Rutgers (0-0) vs. Washington State (0-0) (ET)
FACTS & STATS: Site: CenturyLink Field (67,000) -- Seattle, Washington. Television: FS1. Home Record: Rutgers 0-0, WSU 0-0. Away Record: Rutgers 0-0, WSU 0-0. Neutral Record: Rutgers 0-0, WSU 0-0. Conference Record: Rutgers 0-0, WSU 0-0. Series Record: First-ever meeting.
GAME NOTES: The 2014 season will kickoff for the Rutgers Scarlet Knights and the Washington State Cougars when the two teams clash at CenturyLink Field in Seattle.
Although technically a neutral-site affair, this game is more of a home test for the Cougars, who are coming off their first bowl appearance since 2003. Head coach Mike Leach was heralded as a savior of sorts for the program when he was hired two years ago. Thus far he has the Cougars trending in the right direction, getting them to a bowl game in his second season, during which they notched six wins for the first time since 2006.
While the Cougars are hoping for stability this season, Rutgers is in a year of transition. After competing in the American Athletic Conference last season following 22 years in the Big East, the Scarlet Knights are now a member of the Big Ten. They will need to adjust quickly if they hope to maintain their recent success, which has included eight bowl games in the last nine years.
Rutgers will face a number of new teams this season so what better way to start the year than to meet one in the opener? This will mark the first time the Scarlet Knights have battled the Cougars, and just the fifth time they have played a team from the Pac-12 Conference.
Gary Nova returns to lead the Rutgers offense after a mediocre 2013 campaign. Nova started the first 10 games of the campaign, but was benched in favor of Chas Dodd for the final three, including the 29-16 loss to Notre Dame in the Pinstripe Bowl. Nova still threw for 2,159 yards and 18 touchdowns, but he was also guilty of 14 interceptions, while completing just 54.5 percent of his pass attempts.
Nova will be working with a safety net in tight end Tyler Kroft (43 receptions, 573 yards, four TDs), but the rest of his receivers are largely unproven. Leonte Carroo (32 yards, 478 yards, nine TDs) led the team in touchdown receptions and had some very impressive games, but lacked consistency.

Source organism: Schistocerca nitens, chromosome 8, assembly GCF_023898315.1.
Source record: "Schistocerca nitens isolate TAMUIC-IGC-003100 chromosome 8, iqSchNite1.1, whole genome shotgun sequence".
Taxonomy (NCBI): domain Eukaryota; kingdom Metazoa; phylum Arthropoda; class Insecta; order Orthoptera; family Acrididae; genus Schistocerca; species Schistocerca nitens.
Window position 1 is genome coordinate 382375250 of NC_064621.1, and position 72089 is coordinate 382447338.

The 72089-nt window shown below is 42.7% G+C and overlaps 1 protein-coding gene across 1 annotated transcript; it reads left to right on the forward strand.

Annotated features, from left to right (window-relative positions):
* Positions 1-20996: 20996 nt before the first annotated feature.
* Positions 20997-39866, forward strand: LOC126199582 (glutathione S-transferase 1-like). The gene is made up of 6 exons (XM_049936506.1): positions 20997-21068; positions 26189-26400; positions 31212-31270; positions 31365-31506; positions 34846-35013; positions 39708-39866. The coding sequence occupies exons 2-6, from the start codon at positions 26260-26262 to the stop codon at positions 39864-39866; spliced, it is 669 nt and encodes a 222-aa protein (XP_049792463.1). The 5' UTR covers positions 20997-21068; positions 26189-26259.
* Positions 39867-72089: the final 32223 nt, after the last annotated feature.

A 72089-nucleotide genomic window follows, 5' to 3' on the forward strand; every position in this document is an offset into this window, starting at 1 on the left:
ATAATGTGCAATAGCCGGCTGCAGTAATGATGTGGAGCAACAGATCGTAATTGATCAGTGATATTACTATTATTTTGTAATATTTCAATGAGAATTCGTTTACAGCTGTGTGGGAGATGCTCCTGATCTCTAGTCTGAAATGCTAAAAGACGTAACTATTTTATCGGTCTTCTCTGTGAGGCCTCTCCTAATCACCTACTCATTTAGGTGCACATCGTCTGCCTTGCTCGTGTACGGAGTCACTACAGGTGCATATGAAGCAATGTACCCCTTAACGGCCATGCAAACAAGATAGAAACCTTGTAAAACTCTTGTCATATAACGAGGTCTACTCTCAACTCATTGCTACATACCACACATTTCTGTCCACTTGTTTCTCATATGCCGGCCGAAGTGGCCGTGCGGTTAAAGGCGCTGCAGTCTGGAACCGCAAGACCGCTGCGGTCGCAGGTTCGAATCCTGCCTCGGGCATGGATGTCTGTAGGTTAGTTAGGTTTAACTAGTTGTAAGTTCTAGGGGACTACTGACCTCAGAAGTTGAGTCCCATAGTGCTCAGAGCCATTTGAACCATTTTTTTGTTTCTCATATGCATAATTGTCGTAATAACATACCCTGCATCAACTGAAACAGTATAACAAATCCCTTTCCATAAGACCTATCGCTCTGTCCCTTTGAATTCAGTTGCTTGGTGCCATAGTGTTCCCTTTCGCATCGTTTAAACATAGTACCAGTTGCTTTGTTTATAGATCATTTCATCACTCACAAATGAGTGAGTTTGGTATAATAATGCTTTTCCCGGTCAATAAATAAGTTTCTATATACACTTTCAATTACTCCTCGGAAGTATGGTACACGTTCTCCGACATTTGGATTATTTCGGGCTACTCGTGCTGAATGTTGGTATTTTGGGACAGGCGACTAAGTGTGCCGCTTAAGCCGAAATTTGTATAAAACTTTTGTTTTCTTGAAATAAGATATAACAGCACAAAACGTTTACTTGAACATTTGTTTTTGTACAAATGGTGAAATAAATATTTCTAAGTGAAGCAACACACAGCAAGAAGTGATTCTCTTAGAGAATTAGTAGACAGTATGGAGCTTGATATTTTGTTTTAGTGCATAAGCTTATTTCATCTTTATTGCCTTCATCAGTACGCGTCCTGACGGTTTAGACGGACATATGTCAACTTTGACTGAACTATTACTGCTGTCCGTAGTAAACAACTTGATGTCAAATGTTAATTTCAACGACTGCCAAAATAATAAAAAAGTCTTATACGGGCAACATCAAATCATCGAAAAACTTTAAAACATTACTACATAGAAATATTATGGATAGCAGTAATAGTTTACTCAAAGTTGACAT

The running game remains the responsibility of Paul James, as he rushed for 881 yards and nine scores as the top option last season. He led the team in rushing despite missing four games in the middle of the year. Prior to the absence he piled up 100 yards in three of four contests. Justin Goodwin (521 yards, five TDs) was effective as his replacement and will get some work as well.
Of course offense is not really Rutgers' strong suit. The Scarlet Knights were just inside the top-100 in the nation when it came to total offense (365.2 ypg) last year, but they were more effective on defense, especially against the run (100.8 ypg to rank fourth).
The unit should be stout once again with leading tacklers Steve Longa (123) and Kevin Snyder (96) back in the fold, and defensive tackle Darius Hamilton (11.5 TFL, 4.5 sacks) also returning. The secondary has a few more question marks, although Lorenzo Waters (62 tackles) is a solid leader.
In this one, Rutgers' strength in stopping the run is rather useless, since Washington State lives almost exclusively in the air on offense. The Cougars were fourth in the country in passing yards last season (368 ypg), while managing less than 700 total rushing yards.
Connor Halliday is the man under center, entering his third season in Leach's system. Last year was his first as the full-time starter and he showed promise, throwing for 4,597 yards and 34 touchdowns while completing 62.9 percent of his pass attempts. However, he still needs to cut down on the mistakes (22 interceptions).
Receivers Gabe Marks, River Cracraft and Rickey Galvin are all back. Marks led the team in receptions (74), yards (807) and touchdowns (seven) last season. Cracraft (46 receptions, 614 yards, three TDs) and Galvin (39 receptions, 311 yards, four TDs) made their share of plays as well.
When the Cougars do decide to throw in a run play, the carries will generally go to Marcus Mason (429 yards, two TDs). Mason is also a valuable asset in the passing game (52 receptions, 390 yards, two TDs).
Defense is not as strong a part of the Cougars' philosophy. Last season, they ranked outside the top-100 nationally in total defense (458 ypg), although to be fair, that is partially to blame on the speed in which the offense ran plays.
Washington State is most dangerous up front where a host of talented players return. Chief among them is Darryl Monroe (94 tackles, 8.0 TFL, 2.0 sacks), with Kache Palacio (49 tackles, 6.5 TFL, 4.0 sacks) and Cyrus Coen (60 tackles, 6.5 TFL, 3.0 sacks) also lending a hand.
These two teams could not be more diametrically opposed. Rutgers relies on a smash-mouth style, choosing to run at a deliberate pace, while Washington State likes to push the tempo and rely on the passing game almost to a fault. Of the two, the Cougars are the program that is most intact and seemingly on the rise. That, plus playing a quasi-home game, will be the difference.
Sports Network Predicted Outcome: Washington State 34, Rutgers 24Game Date and Time
Thursday, August 28, 10 p.m. (ET)